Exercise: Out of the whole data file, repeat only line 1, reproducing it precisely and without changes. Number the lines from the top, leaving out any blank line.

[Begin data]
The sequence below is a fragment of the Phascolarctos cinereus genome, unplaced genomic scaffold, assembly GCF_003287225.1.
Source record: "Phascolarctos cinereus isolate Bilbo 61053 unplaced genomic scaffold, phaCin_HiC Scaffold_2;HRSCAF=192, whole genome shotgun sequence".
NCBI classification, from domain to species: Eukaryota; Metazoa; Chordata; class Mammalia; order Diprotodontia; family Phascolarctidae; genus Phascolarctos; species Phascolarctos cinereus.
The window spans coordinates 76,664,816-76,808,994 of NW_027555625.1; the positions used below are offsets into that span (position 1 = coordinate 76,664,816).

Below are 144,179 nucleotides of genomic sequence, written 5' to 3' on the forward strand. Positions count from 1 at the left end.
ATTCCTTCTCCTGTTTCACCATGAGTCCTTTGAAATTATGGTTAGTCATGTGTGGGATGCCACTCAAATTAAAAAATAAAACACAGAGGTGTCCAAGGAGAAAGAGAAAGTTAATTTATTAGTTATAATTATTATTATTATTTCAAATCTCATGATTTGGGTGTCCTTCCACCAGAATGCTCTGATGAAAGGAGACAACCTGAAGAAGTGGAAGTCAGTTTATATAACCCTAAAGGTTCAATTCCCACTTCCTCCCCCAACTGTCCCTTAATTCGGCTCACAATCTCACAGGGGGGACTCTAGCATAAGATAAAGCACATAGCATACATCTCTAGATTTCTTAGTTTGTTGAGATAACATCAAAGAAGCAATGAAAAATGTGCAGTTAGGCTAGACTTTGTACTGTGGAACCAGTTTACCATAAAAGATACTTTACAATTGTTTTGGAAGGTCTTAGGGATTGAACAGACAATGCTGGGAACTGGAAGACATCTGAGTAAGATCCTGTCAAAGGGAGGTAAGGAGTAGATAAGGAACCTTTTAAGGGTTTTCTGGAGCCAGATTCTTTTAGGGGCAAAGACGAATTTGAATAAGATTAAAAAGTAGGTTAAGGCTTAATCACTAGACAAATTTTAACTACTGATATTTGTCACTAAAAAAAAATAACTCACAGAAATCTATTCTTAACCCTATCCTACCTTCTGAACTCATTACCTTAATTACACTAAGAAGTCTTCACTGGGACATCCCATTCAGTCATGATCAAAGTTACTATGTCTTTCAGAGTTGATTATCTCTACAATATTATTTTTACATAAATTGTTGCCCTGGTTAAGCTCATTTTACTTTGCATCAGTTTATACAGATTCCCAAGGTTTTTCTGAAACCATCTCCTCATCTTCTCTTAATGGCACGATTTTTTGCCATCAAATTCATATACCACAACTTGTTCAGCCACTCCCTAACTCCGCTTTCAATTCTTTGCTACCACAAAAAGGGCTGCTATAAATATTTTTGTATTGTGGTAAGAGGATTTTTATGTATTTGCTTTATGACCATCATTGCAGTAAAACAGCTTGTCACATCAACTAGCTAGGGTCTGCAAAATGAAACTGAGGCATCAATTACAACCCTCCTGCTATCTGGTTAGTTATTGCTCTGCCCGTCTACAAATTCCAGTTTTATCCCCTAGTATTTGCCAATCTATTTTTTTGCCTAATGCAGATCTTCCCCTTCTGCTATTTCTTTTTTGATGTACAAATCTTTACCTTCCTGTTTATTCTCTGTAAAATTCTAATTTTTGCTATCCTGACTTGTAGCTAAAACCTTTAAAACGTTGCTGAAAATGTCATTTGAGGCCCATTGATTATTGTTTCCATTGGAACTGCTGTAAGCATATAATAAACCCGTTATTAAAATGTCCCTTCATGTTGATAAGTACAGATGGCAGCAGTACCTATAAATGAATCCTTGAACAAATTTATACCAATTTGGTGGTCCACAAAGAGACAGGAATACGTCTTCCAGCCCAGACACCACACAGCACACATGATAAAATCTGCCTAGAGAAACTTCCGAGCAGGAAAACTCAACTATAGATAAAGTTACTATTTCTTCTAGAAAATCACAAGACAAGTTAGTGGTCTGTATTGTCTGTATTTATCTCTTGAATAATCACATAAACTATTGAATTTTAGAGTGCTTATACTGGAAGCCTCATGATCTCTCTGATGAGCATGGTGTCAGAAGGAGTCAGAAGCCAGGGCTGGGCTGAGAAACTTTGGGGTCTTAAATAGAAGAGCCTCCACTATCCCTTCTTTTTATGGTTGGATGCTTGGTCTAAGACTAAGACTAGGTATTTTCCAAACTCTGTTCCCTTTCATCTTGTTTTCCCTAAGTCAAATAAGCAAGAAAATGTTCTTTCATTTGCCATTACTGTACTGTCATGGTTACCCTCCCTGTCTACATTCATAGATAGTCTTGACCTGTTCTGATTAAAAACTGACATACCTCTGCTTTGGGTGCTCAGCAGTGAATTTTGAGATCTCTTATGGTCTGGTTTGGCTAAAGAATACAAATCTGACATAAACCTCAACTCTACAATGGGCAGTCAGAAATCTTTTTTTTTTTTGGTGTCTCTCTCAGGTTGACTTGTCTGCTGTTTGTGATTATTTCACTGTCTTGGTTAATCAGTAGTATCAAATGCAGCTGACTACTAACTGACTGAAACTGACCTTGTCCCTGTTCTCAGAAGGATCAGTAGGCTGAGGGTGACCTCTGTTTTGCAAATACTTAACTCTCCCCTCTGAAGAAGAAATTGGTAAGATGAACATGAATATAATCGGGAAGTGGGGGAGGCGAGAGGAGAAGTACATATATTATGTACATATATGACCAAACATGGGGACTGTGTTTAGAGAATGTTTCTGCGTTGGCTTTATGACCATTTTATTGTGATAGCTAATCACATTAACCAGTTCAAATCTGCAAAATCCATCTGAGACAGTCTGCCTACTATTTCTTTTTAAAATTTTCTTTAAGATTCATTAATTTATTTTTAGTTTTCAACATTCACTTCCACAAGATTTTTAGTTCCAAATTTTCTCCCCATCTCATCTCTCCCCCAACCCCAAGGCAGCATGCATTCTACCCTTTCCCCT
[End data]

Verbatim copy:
The sequence below is a fragment of the Phascolarctos cinereus genome, unplaced genomic scaffold, assembly GCF_003287225.1.